The Dalkey fieldwork season began with a bang on the 15th of May. We suddenly went from weeks of longing for fieldwork, to frantically preparing all three islands (Dalkey Island, Lamb Island and Maiden Rock) for the returning tern colony.

Setting-up-canes-as-gull-deterrent-Dalkey-tern-colony-2020 Steve setting up cane grid on Lamb Island.

Thankfully, the birds played ball and we weren’t dodging eggs underfoot on the first two visits. Following on from last year, we laid out a grid of bamboo canes on Lamb Island. The canes were driven into the drought-stricken earth at an angle, at distances of 1 m apart.

The concept was devised by Chris Redfern of the RSPB. Herring, Lesser Black-backed and Great Black-backed Gulls cannot fly between the canes to grab a quick egg or chick sized snack as their wing spans are greater than 1 m. The terns on the other hand, easily flit between the canes as their wingspan is less than 1 m.

Arctic-Tern-flying-between-canes-Dalkey-tern-colonyArctic Tern flitting between canes on Lamb Island. (Photo taken under NPWS licence).

Fencing was set up around the tern sub-colony on Dalkey Island. Nest boxes, which function as chick shelters, were rearranged. Gravel was added to boxes and likely nesting spots on Maiden Rock.

The chick shelters on Dalkey Island are a little bit more avant garde. They consist of 75 cm lengths of pipe. This length will hopefully prevent and gulls and corvids gobbling up the chicks.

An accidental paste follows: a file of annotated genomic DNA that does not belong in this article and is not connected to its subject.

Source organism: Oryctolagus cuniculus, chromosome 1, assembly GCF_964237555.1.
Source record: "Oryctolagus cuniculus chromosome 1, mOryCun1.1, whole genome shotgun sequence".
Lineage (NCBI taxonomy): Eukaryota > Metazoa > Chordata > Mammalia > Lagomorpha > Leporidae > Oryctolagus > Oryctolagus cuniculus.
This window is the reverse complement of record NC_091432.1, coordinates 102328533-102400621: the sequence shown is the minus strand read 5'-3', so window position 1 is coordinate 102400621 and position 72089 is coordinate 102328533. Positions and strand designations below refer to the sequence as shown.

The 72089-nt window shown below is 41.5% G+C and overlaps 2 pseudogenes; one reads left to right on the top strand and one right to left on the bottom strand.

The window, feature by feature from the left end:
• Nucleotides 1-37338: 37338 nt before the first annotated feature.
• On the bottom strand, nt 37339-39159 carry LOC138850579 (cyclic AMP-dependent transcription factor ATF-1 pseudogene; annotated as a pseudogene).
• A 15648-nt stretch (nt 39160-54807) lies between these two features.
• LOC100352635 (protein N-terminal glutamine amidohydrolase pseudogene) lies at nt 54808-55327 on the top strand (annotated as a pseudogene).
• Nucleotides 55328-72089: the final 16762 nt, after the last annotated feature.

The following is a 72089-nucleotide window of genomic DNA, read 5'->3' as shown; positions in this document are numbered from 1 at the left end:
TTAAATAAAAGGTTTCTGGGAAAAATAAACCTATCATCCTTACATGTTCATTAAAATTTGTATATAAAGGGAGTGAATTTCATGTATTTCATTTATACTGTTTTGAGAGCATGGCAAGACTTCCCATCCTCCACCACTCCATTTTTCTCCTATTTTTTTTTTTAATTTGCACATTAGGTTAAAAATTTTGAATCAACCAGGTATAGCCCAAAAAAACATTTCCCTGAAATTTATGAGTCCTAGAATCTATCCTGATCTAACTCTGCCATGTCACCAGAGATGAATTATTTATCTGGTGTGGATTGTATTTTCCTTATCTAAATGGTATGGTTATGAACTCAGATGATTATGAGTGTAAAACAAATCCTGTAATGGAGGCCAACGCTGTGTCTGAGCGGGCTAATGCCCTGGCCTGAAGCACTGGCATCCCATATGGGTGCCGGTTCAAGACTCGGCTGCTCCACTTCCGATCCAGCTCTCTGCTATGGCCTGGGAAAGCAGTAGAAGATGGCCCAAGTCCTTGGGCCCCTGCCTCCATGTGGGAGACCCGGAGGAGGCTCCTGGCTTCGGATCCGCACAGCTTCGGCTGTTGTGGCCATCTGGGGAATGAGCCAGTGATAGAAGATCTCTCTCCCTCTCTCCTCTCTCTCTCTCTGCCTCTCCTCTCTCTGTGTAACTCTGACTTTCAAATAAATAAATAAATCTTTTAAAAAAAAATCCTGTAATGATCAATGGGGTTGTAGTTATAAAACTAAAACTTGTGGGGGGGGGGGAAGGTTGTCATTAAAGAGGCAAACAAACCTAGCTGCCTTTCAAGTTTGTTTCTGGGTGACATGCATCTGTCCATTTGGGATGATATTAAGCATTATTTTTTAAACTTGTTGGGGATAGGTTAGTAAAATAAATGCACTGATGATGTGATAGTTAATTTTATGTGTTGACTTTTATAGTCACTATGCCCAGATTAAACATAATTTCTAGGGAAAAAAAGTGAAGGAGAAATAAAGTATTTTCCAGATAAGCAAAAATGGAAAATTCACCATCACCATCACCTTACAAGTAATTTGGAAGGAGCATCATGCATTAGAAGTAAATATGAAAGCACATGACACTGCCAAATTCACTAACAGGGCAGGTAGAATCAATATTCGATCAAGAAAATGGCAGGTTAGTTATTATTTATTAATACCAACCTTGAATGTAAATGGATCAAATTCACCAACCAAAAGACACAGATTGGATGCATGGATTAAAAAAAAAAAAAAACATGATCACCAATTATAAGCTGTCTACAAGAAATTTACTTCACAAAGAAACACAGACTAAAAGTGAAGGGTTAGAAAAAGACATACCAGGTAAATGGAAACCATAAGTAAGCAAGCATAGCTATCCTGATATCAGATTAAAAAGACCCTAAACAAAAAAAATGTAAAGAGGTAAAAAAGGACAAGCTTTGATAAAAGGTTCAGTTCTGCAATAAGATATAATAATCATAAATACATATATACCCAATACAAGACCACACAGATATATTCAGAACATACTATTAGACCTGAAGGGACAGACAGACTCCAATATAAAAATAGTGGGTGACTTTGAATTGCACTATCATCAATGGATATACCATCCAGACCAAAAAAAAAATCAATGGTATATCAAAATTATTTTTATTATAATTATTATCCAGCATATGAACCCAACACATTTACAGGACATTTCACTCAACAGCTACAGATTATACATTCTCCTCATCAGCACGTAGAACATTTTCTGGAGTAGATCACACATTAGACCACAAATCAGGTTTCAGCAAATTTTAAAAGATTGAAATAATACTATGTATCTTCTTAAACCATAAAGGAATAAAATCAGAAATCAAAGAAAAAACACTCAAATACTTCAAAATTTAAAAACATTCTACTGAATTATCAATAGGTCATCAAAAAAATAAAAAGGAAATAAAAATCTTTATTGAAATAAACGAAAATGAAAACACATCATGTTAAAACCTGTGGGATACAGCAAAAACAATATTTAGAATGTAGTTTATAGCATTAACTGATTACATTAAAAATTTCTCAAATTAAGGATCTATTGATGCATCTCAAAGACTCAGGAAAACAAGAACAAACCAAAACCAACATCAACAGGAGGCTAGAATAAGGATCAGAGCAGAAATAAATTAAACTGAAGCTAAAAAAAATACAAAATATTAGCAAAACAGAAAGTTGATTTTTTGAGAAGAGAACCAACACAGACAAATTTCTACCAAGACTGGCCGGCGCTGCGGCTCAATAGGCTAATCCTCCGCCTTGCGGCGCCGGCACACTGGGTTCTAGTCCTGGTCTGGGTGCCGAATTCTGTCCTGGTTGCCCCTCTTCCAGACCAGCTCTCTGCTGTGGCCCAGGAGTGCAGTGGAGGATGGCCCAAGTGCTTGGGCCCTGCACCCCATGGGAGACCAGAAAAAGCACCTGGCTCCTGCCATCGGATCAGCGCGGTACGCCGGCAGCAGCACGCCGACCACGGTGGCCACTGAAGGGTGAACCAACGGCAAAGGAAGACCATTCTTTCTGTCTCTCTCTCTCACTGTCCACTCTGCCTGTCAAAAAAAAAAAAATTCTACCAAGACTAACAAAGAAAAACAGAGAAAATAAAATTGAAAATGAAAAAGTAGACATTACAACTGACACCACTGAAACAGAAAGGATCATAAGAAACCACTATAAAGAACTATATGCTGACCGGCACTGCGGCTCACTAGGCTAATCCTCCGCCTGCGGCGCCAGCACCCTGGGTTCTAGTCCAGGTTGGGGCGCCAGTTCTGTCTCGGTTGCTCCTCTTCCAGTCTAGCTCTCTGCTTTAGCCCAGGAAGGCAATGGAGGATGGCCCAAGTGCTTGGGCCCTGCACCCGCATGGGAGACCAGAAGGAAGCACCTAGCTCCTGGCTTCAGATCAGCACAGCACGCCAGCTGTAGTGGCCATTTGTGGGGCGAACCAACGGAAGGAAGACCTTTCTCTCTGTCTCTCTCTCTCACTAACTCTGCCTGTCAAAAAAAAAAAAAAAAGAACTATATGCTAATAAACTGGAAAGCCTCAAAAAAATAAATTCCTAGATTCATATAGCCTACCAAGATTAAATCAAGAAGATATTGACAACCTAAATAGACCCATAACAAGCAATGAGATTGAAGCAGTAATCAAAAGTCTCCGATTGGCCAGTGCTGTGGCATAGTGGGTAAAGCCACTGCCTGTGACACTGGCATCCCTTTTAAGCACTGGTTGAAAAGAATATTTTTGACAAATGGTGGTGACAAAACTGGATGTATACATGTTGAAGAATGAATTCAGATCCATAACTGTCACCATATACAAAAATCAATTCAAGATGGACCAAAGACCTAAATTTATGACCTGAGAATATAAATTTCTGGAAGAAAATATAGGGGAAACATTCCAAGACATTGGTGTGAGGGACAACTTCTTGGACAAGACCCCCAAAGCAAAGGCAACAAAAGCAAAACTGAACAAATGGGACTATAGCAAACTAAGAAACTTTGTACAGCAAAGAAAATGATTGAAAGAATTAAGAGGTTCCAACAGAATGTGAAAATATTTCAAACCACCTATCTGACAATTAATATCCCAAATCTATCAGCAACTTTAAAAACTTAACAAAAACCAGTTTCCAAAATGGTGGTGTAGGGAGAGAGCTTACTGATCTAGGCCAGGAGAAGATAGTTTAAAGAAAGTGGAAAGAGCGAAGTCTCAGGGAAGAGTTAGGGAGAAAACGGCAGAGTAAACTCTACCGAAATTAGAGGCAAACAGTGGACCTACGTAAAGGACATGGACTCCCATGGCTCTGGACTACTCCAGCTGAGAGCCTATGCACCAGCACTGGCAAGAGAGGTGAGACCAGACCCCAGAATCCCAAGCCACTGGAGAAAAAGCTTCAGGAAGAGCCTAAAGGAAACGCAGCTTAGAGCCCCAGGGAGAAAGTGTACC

Arctic-Tern-chicks-using-chick-shelters-on-Dalkey-IslandChicks using pipe shelter on Dalkey Island (2019). (Photo taken under NPWS licence).

The next visit on the 26th of May was when the egg-citement (sorry!) really began, with 13 nests recorded on Lamb Island and 6 on Dalkey Island.

Tern-nest-eggs-Dalkey-tern-colonyTern nest. (Photo taken under NPWS licence).

Between the 2nd and 16th of June, 26 nests were found on Dalkey Island, of which 25 were still active on the 16th, more than triple the 7 nests recorded across Dalkey Island last season!

The first Arctic Tern chick of the season was recorded on the 8th of June, with a second egg in the clutch hatching.

First-Arctic-Tern-Chick-Dalkey-Tern-Colony-2020A tiny beak can be seen poking out of the darker egg! (Photo taken under NPWS licence).

Lamb Island is also faring well, with 19 active nests recorded. Unlike last season when only Arctic Terns nested on the island, at least two Common Tern pairs have been spotted on Lamb Island. Chicks were first recorded on the island on the 11th of June and are getting bigger and bolder by the day.

Close-up-Arctic-Tern-Feeding-Chicks-Dalkey-Tern-ColonyArctic Tern feeding chick. (Photo taken under NPWS licence).

A total of five tern nests (both Common and Arctic) and two Oystercather nests have been recorded on Maiden Rock this season. During the third nest census I was surprised to find that in addition to tern eggs one nest now also contained two Oystercatcher eggs!

Mixed-Oystercatcher-and-tern-nest-Dalkey-tern-colony-2020Oystercatcher (larger) and tern eggs in single nest. (Photo taken under NPWS licence).

Unfortunately however, between the 3rd and 4th nest censuses a combination of predation and sea surges resulted in all but one tern nest failing on this small island. Our fingers are crossed for this final pair!

On Dalkey and Lamb Islands though, things are looking bright for the small tern colony. We’re still miles from the finish line, but Arctic and Common Terns are super-star parents! Just ask the Jackdaw below and this very bruised field worker, about the lengths these birds will go to, to protect their young! Although nothing is certain in conservation, the chicks at least are in a safe pair of wings.

Arctic_Tern_chasing_Jackdaw_Dalkey_tern_colony_2020Arctic Tern chasing a Jackdaw off of the colony. (Photo taken under NPWS licence).